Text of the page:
Many sales roles require long term relationships and not simply a one time purchase or quick incubation time.
In hospitality sales, for instance, it can take ten years to get a piece of business from relationship to close. Groups book their programs further out and rotate around the world, creating a pattern issue if, for example, you are on the west coast and they will not be back in that region for eight years.
So, what do you do to maintain those relationships, stay relevant and provide information without being a constant sales pitch? Would love to hear your tricks!
One of the keys is to get to know the person(s) you’re dealing with in depth.
What are their goals and aspirations? How do they get paid (bonused)? What are their deliverables and timelines? What will make them look good in front of their boss?
The more you know about them as a person and as a professional, the more you can build a more meaningful relationship. When you can help them succeed you will move the timeline of your own success forward significantly. Be intentional in your interactions.
As a preamble, I would like to point out that I know nothing about this sector of activity
But on the principle, I would say that you should maintain professional exchanges with them. They have the chance to have an international vision of offers and services, can participate greatly in your success. It’s a win-win relationship, which allows them to take advantage of the offer that best suits their expectations.
All this is very theoretical, I will accompany it with a small example.
We’ll start with a bit of storytelling, and end with an engaging open-ended question.
Last week, one of your colleagues’ coaches fell ill. The clients were in a panic because he was also the translator, and they didn’t speak English. It was impossible to find a translator immediately available, although our concierge is excellent. The whole team got involved! Coincidentally, a hairdresser’s nephew, who is also Polish, was on vacation in Seattle and available, and I know some local escorts.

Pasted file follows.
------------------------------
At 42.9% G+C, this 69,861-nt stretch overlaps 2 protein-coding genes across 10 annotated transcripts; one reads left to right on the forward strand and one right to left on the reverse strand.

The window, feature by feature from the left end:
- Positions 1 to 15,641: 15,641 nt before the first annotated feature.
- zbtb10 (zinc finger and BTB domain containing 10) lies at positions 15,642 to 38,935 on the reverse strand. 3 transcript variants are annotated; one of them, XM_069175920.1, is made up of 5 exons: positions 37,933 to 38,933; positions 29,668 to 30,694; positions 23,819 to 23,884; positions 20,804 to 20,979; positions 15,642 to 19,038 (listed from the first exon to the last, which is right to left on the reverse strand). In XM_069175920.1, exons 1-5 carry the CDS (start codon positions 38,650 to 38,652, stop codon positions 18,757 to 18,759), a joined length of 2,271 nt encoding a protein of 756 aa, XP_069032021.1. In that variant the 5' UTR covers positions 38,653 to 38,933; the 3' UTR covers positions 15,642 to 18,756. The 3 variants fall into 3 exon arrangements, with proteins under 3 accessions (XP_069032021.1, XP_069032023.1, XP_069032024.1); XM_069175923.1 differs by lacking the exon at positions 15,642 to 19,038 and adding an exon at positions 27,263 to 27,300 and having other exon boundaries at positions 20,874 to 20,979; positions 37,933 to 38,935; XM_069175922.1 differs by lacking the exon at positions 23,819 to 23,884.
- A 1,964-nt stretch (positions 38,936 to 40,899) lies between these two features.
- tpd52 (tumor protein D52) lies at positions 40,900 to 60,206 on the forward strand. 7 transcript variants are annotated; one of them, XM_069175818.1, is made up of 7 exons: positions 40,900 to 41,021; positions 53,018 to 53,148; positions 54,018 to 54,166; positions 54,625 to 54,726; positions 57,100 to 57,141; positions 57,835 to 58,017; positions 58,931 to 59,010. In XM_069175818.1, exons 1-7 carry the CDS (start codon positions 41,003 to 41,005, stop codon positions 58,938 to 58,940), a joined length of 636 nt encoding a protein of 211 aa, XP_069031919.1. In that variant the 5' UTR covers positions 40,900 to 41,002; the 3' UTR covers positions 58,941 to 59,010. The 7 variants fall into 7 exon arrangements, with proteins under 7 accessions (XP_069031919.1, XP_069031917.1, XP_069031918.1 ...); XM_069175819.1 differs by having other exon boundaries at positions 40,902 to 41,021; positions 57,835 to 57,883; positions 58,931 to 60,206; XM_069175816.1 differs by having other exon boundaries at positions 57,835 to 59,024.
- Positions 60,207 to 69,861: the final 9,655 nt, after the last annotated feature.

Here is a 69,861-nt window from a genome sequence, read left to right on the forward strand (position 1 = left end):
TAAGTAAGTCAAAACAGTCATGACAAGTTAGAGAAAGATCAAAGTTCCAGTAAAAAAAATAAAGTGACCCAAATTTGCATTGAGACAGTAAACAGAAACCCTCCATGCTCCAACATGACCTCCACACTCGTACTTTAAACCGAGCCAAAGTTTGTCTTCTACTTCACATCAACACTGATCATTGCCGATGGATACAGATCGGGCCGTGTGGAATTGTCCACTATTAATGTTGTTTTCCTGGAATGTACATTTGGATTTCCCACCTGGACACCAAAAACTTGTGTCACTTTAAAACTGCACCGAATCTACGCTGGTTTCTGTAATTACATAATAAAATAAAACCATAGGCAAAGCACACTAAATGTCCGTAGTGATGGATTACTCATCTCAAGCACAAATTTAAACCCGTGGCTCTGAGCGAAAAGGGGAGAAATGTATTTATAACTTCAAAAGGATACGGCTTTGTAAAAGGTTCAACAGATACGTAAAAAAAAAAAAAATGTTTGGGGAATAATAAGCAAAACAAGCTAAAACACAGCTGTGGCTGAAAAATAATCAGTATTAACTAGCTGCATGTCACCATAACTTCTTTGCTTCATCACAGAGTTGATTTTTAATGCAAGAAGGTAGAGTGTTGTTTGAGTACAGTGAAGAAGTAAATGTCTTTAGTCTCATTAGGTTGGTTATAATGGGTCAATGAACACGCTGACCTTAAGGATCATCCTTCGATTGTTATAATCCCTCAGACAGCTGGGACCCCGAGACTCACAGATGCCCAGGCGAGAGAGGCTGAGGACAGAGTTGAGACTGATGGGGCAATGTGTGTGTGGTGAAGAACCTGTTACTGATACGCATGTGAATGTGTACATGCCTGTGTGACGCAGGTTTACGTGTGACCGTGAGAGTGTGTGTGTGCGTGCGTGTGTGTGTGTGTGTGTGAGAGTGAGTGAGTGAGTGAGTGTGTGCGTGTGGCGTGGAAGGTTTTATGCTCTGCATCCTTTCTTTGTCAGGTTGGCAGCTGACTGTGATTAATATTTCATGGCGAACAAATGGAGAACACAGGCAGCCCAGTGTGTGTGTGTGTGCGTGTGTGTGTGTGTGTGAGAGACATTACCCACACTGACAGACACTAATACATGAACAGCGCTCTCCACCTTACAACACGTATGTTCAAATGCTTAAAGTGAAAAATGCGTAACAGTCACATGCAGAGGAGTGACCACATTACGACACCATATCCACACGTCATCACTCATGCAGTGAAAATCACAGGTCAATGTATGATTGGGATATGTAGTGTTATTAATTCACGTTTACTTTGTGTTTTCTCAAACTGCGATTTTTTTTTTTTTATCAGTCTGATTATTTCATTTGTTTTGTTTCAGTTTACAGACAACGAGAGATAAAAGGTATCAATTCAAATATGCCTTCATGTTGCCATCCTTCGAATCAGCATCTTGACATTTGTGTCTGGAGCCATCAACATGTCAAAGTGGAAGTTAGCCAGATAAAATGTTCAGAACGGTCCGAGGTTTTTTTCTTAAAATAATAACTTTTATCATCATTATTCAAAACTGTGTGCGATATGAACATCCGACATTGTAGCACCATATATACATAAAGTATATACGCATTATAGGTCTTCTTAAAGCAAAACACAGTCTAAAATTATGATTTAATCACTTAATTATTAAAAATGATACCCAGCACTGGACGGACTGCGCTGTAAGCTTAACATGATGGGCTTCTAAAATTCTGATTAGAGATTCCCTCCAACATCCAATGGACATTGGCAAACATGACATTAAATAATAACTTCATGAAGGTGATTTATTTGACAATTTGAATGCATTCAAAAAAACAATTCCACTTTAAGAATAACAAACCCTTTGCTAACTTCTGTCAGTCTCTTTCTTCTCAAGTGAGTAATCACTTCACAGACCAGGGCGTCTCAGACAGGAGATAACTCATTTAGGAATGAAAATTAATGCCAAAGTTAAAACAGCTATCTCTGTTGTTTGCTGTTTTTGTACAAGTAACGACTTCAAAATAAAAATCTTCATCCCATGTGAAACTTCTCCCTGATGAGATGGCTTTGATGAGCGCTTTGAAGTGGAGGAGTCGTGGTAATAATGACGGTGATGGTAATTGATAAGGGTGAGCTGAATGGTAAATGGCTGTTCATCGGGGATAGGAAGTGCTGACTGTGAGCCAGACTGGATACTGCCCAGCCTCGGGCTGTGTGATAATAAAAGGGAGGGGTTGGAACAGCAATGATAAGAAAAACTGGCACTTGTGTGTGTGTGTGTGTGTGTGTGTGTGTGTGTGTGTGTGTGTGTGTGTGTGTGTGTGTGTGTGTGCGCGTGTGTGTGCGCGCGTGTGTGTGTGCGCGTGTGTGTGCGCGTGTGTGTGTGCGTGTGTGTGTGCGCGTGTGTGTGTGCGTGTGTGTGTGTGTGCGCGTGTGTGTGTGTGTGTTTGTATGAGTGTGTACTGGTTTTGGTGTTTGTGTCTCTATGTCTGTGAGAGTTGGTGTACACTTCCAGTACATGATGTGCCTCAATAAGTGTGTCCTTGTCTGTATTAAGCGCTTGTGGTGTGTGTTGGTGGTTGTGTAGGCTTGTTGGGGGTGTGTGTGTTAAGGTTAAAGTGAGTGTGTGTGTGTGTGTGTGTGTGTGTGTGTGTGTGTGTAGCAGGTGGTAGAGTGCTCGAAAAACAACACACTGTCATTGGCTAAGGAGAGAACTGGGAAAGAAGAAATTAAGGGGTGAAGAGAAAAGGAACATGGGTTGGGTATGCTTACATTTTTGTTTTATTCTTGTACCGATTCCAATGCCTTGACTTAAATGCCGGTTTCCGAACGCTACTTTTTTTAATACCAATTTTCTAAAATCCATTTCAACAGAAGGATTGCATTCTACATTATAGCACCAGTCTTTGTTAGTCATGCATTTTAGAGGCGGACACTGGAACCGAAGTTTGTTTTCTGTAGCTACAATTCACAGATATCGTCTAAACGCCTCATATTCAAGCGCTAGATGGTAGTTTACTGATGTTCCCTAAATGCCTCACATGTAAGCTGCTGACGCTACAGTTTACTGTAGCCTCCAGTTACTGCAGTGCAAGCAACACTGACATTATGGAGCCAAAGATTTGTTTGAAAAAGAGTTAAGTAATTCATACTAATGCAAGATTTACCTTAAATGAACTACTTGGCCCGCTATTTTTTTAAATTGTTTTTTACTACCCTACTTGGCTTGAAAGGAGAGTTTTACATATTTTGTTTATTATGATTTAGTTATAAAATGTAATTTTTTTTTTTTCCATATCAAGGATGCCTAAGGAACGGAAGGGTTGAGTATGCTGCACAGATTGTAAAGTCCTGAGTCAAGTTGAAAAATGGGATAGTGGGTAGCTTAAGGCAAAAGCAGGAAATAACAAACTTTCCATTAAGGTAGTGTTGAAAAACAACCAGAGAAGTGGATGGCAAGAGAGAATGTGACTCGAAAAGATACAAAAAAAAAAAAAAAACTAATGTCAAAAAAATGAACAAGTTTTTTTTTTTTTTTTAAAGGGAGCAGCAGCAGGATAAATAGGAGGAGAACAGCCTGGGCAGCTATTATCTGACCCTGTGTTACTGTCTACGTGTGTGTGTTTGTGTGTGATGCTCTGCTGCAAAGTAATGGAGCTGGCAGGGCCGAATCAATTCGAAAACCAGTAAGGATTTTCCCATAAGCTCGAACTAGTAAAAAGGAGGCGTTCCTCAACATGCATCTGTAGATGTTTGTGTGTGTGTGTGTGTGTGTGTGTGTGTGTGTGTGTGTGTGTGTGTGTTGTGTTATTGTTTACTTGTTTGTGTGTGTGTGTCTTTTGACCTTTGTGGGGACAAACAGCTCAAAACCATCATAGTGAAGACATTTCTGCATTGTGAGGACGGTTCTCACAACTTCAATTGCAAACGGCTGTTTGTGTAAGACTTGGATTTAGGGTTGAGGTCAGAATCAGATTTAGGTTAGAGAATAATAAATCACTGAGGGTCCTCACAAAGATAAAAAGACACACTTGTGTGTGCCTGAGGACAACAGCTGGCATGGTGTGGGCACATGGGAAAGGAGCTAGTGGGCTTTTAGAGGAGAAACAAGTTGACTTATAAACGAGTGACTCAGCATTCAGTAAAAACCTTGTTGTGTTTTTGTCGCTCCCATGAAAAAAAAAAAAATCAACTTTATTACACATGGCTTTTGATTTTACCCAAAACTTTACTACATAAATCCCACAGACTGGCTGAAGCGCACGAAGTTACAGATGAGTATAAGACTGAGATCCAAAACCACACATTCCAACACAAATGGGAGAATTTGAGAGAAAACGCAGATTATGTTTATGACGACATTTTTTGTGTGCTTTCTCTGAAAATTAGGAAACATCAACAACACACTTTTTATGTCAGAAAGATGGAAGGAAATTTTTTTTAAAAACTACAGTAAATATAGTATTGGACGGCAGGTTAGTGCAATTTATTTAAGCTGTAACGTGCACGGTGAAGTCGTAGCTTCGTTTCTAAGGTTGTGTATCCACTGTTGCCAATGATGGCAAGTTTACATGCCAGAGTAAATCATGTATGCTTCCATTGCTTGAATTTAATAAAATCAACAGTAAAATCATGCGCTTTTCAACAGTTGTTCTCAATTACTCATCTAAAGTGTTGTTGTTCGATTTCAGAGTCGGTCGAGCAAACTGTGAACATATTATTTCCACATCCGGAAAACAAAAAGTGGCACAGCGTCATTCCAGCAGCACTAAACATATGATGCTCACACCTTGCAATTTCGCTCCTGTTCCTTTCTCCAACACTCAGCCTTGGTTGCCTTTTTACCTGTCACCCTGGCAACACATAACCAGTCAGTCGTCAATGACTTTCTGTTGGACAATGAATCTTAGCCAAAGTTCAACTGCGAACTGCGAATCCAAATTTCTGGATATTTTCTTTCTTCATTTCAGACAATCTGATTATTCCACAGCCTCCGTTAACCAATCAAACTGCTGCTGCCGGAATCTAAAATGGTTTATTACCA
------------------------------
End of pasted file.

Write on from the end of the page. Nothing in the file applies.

Are there things that are done in other countries, in other hotel groups that you would like to find here?
Here’s a suggestion … Even if it’s a message every 6 months, I think it’s personalized enough to keep the commitment …
I stay in touch by providing information they can use. For example, I reach out with updated methods, practices and studies, typically via email.
I reach out to active clients at least twice a month with general information concerning the industry or a project or program results.
I find the key is staying relevant. Don’t reach out and say hi, reach out with something they can use.
I have found having a schedule of periodic contact makes sense in the financial services industry. For years, the standard has been "People feel they are getting good service is they have meaningful interactions 6+ times per year. A good strategy when calling to schedule a review is to remind the client the last time you spoke, to provide context. Also, when the stock market is volatile, it is smart to make plenty of outgoing calls to clients. It lets them know you are paying attention.
YES - this is so important. KNOWING the client and that comes with trust, time and investment of human capital. I love the intentional with interactions. While it is about the relationship, walk away with something you didn’t know before!!!
Good call -
I have something I call trickle tracing. Using the CRM to create traces for random interaction - non-selling. Then have two sales related traces sprinkled in along with the face to face opportunities!
Relationship building blocks are important and when you have a file full of clients/potential clients, the CRM is how best to make sure you are staying connected.
Keep building : )
You are so good at understanding the process! TOUCH POINTS…do not miss them. Even if people do not respond, they are paying attention and staying relevant is a process.
So many miss this point - they touch someone once or twice and then lose focus.
Thanks for your in-put!
It looks like you summed up the buyers’ journey for any product. As there are buyers and suppliers everywhere, the name of the game is for buyers to view, compare, and then purchase the products that suit their needs. Suppliers’ products need to be in front of buyers for deals to happen. Thanks for sharing your thoughts @ljvd